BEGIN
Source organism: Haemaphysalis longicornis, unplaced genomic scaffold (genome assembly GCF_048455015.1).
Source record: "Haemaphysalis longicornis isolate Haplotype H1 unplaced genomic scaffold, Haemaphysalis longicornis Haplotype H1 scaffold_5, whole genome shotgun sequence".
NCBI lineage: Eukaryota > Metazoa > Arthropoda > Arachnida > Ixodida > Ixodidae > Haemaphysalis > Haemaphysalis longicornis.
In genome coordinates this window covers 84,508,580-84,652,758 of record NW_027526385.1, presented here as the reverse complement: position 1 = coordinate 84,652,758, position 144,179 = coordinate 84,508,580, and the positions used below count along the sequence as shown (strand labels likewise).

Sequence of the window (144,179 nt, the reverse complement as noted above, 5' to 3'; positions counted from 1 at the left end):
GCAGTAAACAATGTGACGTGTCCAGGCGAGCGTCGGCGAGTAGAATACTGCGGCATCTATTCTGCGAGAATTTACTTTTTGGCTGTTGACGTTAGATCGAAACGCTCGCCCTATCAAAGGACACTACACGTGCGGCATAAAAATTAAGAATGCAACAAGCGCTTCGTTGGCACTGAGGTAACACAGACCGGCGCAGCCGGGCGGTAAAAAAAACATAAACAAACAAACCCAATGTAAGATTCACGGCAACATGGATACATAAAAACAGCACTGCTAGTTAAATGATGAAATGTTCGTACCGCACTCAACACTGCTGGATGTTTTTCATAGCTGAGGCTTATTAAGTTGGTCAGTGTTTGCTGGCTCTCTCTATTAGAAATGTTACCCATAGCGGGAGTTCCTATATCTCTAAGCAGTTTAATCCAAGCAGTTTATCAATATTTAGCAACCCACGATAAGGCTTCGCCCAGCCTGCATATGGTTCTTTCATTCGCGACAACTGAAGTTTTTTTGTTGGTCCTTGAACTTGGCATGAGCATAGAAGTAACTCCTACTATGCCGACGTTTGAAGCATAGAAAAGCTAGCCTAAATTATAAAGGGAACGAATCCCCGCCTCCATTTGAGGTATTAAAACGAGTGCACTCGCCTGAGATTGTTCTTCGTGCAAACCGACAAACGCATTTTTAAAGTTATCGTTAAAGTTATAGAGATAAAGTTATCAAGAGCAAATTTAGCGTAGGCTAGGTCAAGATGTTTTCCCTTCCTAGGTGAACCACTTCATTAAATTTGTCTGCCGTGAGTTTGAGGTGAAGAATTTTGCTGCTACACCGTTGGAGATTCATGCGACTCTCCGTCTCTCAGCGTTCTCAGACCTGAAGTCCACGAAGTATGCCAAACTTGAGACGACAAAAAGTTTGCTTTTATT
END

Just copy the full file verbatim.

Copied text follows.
Source organism: Haemaphysalis longicornis, unplaced genomic scaffold (genome assembly GCF_048455015.1).
Source record: "Haemaphysalis longicornis isolate Haplotype H1 unplaced genomic scaffold, Haemaphysalis longicornis Haplotype H1 scaffold_5, whole genome shotgun sequence".
NCBI lineage: Eukaryota > Metazoa > Arthropoda > Arachnida > Ixodida > Ixodidae > Haemaphysalis > Haemaphysalis longicornis.
In genome coordinates this window covers 84,508,580-84,652,758 of record NW_027526385.1, presented here as the reverse complement: position 1 = coordinate 84,652,758, position 144,179 = coordinate 84,508,580, and the positions used below count along the sequence as shown (strand labels likewise).

Sequence of the window (144,179 nt, the reverse complement as noted above, 5' to 3'; positions counted from 1 at the left end):
GCAGTAAACAATGTGACGTGTCCAGGCGAGCGTCGGCGAGTAGAATACTGCGGCATCTATTCTGCGAGAATTTACTTTTTGGCTGTTGACGTTAGATCGAAACGCTCGCCCTATCAAAGGACACTACACGTGCGGCATAAAAATTAAGAATGCAACAAGCGCTTCGTTGGCACTGAGGTAACACAGACCGGCGCAGCCGGGCGGTAAAAAAAACATAAACAAACAAACCCAATGTAAGATTCACGGCAACATGGATACATAAAAACAGCACTGCTAGTTAAATGATGAAATGTTCGTACCGCACTCAACACTGCTGGATGTTTTTCATAGCTGAGGCTTATTAAGTTGGTCAGTGTTTGCTGGCTCTCTCTATTAGAAATGTTACCCATAGCGGGAGTTCCTATATCTCTAAGCAGTTTAATCCAAGCAGTTTATCAATATTTAGCAACCCACGATAAGGCTTCGCCCAGCCTGCATATGGTTCTTTCATTCGCGACAACTGAAGTTTTTTTGTTGGTCCTTGAACTTGGCATGAGCATAGAAGTAACTCCTACTATGCCGACGTTTGAAGCATAGAAAAGCTAGCCTAAATTATAAAGGGAACGAATCCCCGCCTCCATTTGAGGTATTAAAACGAGTGCACTCGCCTGAGATTGTTCTTCGTGCAAACCGACAAACGCATTTTTAAAGTTATCGTTAAAGTTATAGAGATAAAGTTATCAAGAGCAAATTTAGCGTAGGCTAGGTCAAGATGTTTTCCCTTCCTAGGTGAACCACTTCATTAAATTTGTCTGCCGTGAGTTTGAGGTGAAGAATTTTGCTGCTACACCGTTGGAGATTCATGCGACTCTCCGTCTCTCAGCGTTCTCAGACCTGAAGTCCACGAAGTATGCCAAACTTGAGACGACAAAAAGTTTGCTTTTATT